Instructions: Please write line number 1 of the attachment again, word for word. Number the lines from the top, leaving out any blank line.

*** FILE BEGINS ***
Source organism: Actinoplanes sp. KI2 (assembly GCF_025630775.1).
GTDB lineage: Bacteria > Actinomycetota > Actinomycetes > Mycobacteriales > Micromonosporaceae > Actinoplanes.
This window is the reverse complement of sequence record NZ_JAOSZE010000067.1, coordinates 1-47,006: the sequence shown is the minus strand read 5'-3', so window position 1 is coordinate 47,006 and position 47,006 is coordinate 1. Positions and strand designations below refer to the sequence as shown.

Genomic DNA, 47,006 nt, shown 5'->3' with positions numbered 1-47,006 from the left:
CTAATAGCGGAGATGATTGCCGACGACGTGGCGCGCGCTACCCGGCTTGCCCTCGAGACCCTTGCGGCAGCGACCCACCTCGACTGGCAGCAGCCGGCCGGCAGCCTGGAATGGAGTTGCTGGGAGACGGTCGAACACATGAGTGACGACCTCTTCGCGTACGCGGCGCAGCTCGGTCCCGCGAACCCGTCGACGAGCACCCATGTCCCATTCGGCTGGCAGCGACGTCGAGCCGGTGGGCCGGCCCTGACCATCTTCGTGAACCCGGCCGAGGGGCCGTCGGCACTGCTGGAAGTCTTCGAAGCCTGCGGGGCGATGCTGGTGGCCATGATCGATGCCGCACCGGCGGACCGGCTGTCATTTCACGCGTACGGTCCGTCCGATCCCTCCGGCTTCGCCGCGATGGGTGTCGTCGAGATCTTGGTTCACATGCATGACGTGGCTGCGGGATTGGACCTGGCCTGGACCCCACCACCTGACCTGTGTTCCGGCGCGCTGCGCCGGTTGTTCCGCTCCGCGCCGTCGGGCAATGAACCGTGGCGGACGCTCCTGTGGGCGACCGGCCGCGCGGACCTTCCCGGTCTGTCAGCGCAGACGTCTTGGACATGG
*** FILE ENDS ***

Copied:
Source organism: Actinoplanes sp. KI2 (assembly GCF_025630775.1).